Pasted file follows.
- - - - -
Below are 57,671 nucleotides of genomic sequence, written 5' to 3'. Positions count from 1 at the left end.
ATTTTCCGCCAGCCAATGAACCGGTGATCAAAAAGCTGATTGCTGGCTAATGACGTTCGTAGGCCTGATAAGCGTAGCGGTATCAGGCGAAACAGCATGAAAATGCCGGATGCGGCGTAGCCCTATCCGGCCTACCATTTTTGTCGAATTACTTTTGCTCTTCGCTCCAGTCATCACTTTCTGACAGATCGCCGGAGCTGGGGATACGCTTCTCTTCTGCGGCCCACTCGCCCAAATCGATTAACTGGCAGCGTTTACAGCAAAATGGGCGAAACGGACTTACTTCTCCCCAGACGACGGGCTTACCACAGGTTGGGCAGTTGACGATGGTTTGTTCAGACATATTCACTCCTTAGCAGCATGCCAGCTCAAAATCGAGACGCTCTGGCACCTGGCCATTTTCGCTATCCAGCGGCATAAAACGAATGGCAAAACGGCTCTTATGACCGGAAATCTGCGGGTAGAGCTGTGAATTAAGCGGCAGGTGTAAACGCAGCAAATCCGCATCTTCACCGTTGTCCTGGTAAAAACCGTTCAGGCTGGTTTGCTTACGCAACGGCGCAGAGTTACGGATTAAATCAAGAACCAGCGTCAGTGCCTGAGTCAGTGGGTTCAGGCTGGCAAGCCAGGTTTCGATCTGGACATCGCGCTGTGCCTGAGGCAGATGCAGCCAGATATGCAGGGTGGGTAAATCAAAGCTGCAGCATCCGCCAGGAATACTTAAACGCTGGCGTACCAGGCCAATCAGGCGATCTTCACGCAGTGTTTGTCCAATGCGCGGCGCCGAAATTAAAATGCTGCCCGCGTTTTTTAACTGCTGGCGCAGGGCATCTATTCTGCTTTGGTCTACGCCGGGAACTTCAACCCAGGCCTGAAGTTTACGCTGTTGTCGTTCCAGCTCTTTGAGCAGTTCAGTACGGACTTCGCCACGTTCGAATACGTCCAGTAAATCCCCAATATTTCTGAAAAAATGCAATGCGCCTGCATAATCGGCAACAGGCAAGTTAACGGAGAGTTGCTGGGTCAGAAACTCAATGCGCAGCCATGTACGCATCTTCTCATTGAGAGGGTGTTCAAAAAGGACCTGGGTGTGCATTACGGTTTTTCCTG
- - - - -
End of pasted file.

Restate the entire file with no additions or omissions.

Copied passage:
Below are 57,671 nucleotides of genomic sequence, written 5' to 3'. Positions count from 1 at the left end.
ATTTTCCGCCAGCCAATGAACCGGTGATCAAAAAGCTGATTGCTGGCTAATGACGTTCGTAGGCCTGATAAGCGTAGCGGTATCAGGCGAAACAGCATGAAAATGCCGGATGCGGCGTAGCCCTATCCGGCCTACCATTTTTGTCGAATTACTTTTGCTCTTCGCTCCAGTCATCACTTTCTGACAGATCGCCGGAGCTGGGGATACGCTTCTCTTCTGCGGCCCACTCGCCCAAATCGATTAACTGGCAGCGTTTACAGCAAAATGGGCGAAACGGACTTACTTCTCCCCAGACGACGGGCTTACCACAGGTTGGGCAGTTGACGATGGTTTGTTCAGACATATTCACTCCTTAGCAGCATGCCAGCTCAAAATCGAGACGCTCTGGCACCTGGCCATTTTCGCTATCCAGCGGCATAAAACGAATGGCAAAACGGCTCTTATGACCGGAAATCTGCGGGTAGAGCTGTGAATTAAGCGGCAGGTGTAAACGCAGCAAATCCGCATCTTCACCGTTGTCCTGGTAAAAACCGTTCAGGCTGGTTTGCTTACGCAACGGCGCAGAGTTACGGATTAAATCAAGAACCAGCGTCAGTGCCTGAGTCAGTGGGTTCAGGCTGGCAAGCCAGGTTTCGATCTGGACATCGCGCTGTGCCTGAGGCAGATGCAGCCAGATATGCAGGGTGGGTAAATCAAAGCTGCAGCATCCGCCAGGAATACTTAAACGCTGGCGTACCAGGCCAATCAGGCGATCTTCACGCAGTGTTTGTCCAATGCGCGGCGCCGAAATTAAAATGCTGCCCGCGTTTTTTAACTGCTGGCGCAGGGCATCTATTCTGCTTTGGTCTACGCCGGGAACTTCAACCCAGGCCTGAAGTTTACGCTGTTGTCGTTCCAGCTCTTTGAGCAGTTCAGTACGGACTTCGCCACGTTCGAATACGTCCAGTAAATCCCCAATATTTCTGAAAAAATGCAATGCGCCTGCATAATCGGCAACAGGCAAGTTAACGGAGAGTTGCTGGGTCAGAAACTCAATGCGCAGCCATGTACGCATCTTCTCATTGAGAGGGTGTTCAAAAAGGACCTGGGTGTGCATTACGGTTTTTCCTG